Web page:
Years of Grace by Margaret Ayer Barnes won the 1931 Pulitzer Prize for the Novel. It has the feel of a more modern novel that is set in an earlier time.—At times, I was reminded a little bit of Debbie Macomber and Alexander McCall Smith. — It deals with the timeless ideas of expectations and love. The characters were interesting and easy to relate to. The book is not overly sentimental or dramatic. What I find fascinating is that, despite being told in the third person, the narration grows up as the characters age.

Briefly, the novel follows the life of Jane Ward from the time she is 14 until she is in her earlier 50s. We see her friends and family age. We see her falling in love with Andre, Stephen, and Jimmy. Finally, we see how her children respond to life in ways that are very different from her expectations.

When I finished the book, I felt like I was leaving friends that I had just met. The novel is a pleasant read.

Saturday, March 3, 2012

Laughing Boy (Pulitzer Winning Novel)

Laughing Boy won the 1930 Pulitzer Prize for the novel and was made into a movie in 1934. It is a story about love and the affect of the “Americans”—the whites—on the Native American culture.

Briefly, Laughing Boy is a carefree young Navajo and a talented silversmith. At a dance he falls in love with Slim Girl. His family warns him that she is a bad girl, but he still runs away with her. They are married and go to live in the white town where Slim Girl has been living. In the beginning, Slim Girl wants to gain power over Laughing Boy and use him. When she was young, she was taken away from her parents and forced to give up her Native American ways. She sees Laughing Boy as a means to regaining her power. Eventually, she comes to love him. She learns to weave and gradually takes part in the Navajo ceremonies that Laughing Boy so loves. But, he knows that Slim Girl has secrets. The end of the story is both tragic and beautiful.

I had a hard time getting into the story. I don’t know whether it was me or the book. Yet, I feel a bit haunted by the book, imaging what it must have been like to be a child ripped away from ones culture and never feeling like one fit in.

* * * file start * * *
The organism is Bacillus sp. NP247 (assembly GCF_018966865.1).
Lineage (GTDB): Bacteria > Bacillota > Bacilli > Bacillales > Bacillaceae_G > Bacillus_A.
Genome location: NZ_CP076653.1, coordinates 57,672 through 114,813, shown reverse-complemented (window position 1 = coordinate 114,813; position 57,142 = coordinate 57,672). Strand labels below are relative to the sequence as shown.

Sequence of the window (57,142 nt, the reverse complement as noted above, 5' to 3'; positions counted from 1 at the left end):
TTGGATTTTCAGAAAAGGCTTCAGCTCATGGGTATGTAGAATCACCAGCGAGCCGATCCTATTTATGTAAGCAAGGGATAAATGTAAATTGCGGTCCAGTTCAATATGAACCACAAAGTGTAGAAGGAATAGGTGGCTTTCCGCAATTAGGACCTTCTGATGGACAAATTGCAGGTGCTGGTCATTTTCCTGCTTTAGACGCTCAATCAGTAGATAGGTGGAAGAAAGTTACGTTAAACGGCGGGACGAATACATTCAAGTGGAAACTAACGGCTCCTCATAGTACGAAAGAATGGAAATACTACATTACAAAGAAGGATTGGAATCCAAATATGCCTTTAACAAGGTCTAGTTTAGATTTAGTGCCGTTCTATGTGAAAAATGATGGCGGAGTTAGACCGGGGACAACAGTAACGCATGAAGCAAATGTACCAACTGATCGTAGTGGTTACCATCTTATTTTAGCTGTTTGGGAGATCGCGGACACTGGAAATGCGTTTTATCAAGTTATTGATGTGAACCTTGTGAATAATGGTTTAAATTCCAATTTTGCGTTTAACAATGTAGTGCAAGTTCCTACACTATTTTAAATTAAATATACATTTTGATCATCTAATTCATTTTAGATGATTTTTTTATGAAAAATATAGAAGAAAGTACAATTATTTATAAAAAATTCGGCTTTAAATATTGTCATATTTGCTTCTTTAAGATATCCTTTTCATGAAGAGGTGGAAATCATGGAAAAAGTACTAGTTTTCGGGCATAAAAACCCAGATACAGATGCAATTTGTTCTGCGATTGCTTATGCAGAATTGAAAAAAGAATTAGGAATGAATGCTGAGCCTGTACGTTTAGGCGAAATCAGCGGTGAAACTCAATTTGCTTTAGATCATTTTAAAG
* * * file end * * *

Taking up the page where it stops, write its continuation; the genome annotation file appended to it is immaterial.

Thursday, March 1, 2012

The Forgotten Affairs of Youth (Novel)

Human life is a long film, which can be fully understood only if one looks at what went before. 
The Forgotten Affairs of Youth, released at the end of last year, is the eighth book in Alexander McCall Smith’s Isabel Dalhousie Series. All the regular characters are back: Isabel, Jamie, Charlie, Grace, Cat, Eddie, Mr. Fox, and Professor Lettuce. I love this series where nothing much happens and yet everything happens. These novels are gentle and philosophical, reminding us of what it means to be a human being.

Briefly, in the major storyline, a fellow philosopher, from Australia, asks Isabel’s help in finding out about her birth parents. The book has numerous minor storylines. Grace receives an investment tip from a medium. When Eddie goes on a trip, a jean model takes his place at Cat’s store. Lettuce, with the help of his nephew, finally does something so outrageous that Jamie becomes angry. Isabel eats some poisonous produce. Charlie learns some interesting vocabulary. Isabel and Jamie’s relationship continues to evolve. Of course, Isabel is faces with large and small moral dilemmas.

 The Forgotten Affairs of Youth lived up to my highest expectations. I still am amazed how McCall Smith can draw me into a scene with just a few words. This novel and most of the others in the series are perfect for those times that a person needs to regroup and feel good about the world again.